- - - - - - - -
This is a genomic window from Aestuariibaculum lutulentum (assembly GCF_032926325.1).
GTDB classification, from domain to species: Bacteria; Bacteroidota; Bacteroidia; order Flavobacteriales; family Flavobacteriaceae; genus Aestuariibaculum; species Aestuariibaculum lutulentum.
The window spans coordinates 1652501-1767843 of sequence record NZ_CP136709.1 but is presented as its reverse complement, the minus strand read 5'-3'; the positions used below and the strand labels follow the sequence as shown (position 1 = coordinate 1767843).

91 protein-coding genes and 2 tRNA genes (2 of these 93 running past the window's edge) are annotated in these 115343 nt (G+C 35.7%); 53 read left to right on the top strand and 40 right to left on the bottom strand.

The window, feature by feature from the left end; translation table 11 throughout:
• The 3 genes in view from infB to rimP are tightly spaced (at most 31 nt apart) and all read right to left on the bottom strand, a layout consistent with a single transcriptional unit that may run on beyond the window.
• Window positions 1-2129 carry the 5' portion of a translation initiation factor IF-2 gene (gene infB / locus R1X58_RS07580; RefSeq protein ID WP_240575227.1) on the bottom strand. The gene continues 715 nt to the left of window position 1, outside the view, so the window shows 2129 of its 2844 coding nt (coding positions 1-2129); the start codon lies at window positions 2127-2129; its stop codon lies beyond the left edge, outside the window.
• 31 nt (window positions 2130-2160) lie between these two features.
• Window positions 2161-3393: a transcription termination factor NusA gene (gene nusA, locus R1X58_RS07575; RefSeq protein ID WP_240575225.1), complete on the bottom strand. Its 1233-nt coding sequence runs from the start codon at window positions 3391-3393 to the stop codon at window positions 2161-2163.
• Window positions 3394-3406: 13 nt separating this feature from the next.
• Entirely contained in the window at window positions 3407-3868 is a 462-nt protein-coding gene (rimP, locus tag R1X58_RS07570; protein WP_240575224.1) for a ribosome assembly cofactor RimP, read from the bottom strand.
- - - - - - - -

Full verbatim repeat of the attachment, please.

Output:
This is a genomic window from Aestuariibaculum lutulentum (assembly GCF_032926325.1).
GTDB classification, from domain to species: Bacteria; Bacteroidota; Bacteroidia; order Flavobacteriales; family Flavobacteriaceae; genus Aestuariibaculum; species Aestuariibaculum lutulentum.
The window spans coordinates 1652501-1767843 of sequence record NZ_CP136709.1 but is presented as its reverse complement, the minus strand read 5'-3'; the positions used below and the strand labels follow the sequence as shown (position 1 = coordinate 1767843).

91 protein-coding genes and 2 tRNA genes (2 of these 93 running past the window's edge) are annotated in these 115343 nt (G+C 35.7%); 53 read left to right on the top strand and 40 right to left on the bottom strand.

The window, feature by feature from the left end; translation table 11 throughout:
• The 3 genes in view from infB to rimP are tightly spaced (at most 31 nt apart) and all read right to left on the bottom strand, a layout consistent with a single transcriptional unit that may run on beyond the window.
• Window positions 1-2129 carry the 5' portion of a translation initiation factor IF-2 gene (gene infB / locus R1X58_RS07580; RefSeq protein ID WP_240575227.1) on the bottom strand. The gene continues 715 nt to the left of window position 1, outside the view, so the window shows 2129 of its 2844 coding nt (coding positions 1-2129); the start codon lies at window positions 2127-2129; its stop codon lies beyond the left edge, outside the window.
• 31 nt (window positions 2130-2160) lie between these two features.
• Window positions 2161-3393: a transcription termination factor NusA gene (gene nusA, locus R1X58_RS07575; RefSeq protein ID WP_240575225.1), complete on the bottom strand. Its 1233-nt coding sequence runs from the start codon at window positions 3391-3393 to the stop codon at window positions 2161-2163.
• Window positions 3394-3406: 13 nt separating this feature from the next.
• Entirely contained in the window at window positions 3407-3868 is a 462-nt protein-coding gene (rimP, locus tag R1X58_RS07570; protein WP_240575224.1) for a ribosome assembly cofactor RimP, read from the bottom strand.